Now that you have integrated the firewall into your network and enabled the basic security features, you can begin configuring more advanced features. Here are some things to consider next:
Learn about the different
Management Interfaces that are available to you and how to access and use them.Replace the Certificate for Inbound Management Traffic. By default, the firewall ships with a default certificate that enables HTTPS access to the web interface over the management (MGT) interface or any other interface that supports HTTPS management traffic. To improve the security of inbound management traffic, replace the default certificate with a new certificate issued specifically for your organization.
Configure a best-practice security policy rulebase to safely enable applications and protect your network from attack. See
Best Practice Internet Gateway Security Policy for details.
High Availability—High availability (HA) is a configuration in which two firewalls are placed in a group and their configuration and session tables are synchronized to prevent a single point to failure on your network. A heartbeat connection between the firewall peers ensures seamless failover in the event that a peer goes down. Setting up a two-firewall cluster provides redundancy and allows you to ensure business continuity.
Manage Firewall Administrators—Every Palo Alto Networks firewall and appliance is preconfigured with a default administrative account (admin) that provides full read-write access (also known as superuser access) to the firewall. As a best practice, create a separate administrative account for each person who needs access to the administrative or reporting functions of the firewall. This allows you to better protect the firewall from unauthorized configuration (or modification) and to enable logging of the actions of each individual administrator.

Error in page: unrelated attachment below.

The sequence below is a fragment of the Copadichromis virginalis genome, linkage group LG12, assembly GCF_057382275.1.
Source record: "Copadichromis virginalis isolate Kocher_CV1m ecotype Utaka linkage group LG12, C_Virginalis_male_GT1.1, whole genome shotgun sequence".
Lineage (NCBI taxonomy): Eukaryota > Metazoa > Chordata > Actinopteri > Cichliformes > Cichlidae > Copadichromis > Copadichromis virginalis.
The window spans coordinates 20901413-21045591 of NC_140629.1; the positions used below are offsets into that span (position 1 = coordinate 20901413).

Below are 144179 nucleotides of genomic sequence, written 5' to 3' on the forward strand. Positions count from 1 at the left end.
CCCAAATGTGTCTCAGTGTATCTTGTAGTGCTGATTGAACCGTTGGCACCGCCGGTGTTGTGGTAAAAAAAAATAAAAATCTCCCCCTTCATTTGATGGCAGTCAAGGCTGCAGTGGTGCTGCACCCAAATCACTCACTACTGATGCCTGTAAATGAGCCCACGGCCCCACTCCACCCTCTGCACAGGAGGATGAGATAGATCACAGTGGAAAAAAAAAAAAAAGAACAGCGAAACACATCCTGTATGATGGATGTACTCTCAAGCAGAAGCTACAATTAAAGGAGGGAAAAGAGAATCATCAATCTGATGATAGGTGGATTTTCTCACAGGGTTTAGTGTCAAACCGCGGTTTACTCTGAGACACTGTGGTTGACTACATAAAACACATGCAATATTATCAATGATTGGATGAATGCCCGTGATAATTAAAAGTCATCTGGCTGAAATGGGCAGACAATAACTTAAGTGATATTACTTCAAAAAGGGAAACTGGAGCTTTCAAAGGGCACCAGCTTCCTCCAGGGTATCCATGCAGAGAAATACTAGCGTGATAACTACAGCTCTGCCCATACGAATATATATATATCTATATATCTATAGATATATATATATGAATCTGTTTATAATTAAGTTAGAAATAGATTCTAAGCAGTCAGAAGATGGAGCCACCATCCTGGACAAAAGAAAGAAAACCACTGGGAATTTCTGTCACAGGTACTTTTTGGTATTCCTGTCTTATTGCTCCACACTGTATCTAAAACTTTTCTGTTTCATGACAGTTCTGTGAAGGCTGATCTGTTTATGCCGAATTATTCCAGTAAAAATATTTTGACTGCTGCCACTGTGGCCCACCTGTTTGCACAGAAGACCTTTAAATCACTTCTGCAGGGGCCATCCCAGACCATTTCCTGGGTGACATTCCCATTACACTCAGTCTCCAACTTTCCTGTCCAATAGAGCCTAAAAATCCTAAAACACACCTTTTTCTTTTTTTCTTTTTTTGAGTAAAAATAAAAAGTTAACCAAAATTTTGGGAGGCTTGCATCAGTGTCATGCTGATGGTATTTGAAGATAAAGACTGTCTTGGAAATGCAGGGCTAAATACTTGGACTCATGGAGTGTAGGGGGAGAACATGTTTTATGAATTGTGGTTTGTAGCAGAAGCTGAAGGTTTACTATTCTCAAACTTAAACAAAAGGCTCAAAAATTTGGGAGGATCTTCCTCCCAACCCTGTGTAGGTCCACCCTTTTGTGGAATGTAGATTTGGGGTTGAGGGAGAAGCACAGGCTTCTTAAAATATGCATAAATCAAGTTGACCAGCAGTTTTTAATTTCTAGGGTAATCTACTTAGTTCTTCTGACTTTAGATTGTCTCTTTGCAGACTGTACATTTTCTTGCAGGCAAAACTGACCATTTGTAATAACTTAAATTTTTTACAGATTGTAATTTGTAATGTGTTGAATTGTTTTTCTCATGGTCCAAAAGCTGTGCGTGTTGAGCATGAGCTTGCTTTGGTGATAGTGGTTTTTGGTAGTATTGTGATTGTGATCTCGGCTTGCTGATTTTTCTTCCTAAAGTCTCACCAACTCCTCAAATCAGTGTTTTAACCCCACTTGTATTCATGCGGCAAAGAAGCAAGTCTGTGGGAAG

Enable User Identification (
User-ID)—User-ID is a Palo Alto Networks next-generation firewall feature that allows you to create policies and perform reporting based on users and groups rather than individual IP addresses.
Decryption—Palo Alto Networks firewalls provide the capability to decrypt and inspect traffic for visibility, control, and granular security. Use decryption on a firewall to prevent malicious content from entering your network or sensitive content from leaving your network concealed as encrypted or tunneled traffic.
Enable Passive DNS Collection for Improved Threat Intelligence—Enable this opt-in feature to enable the firewall to act as a passive DNS sensor and send select DNS information to Palo Alto Networks for analysis in order to improve threat intelligence and threat prevention capabilities.
Best Practices for Securing Your Network from Layer 4 and Layer 7 Evasions.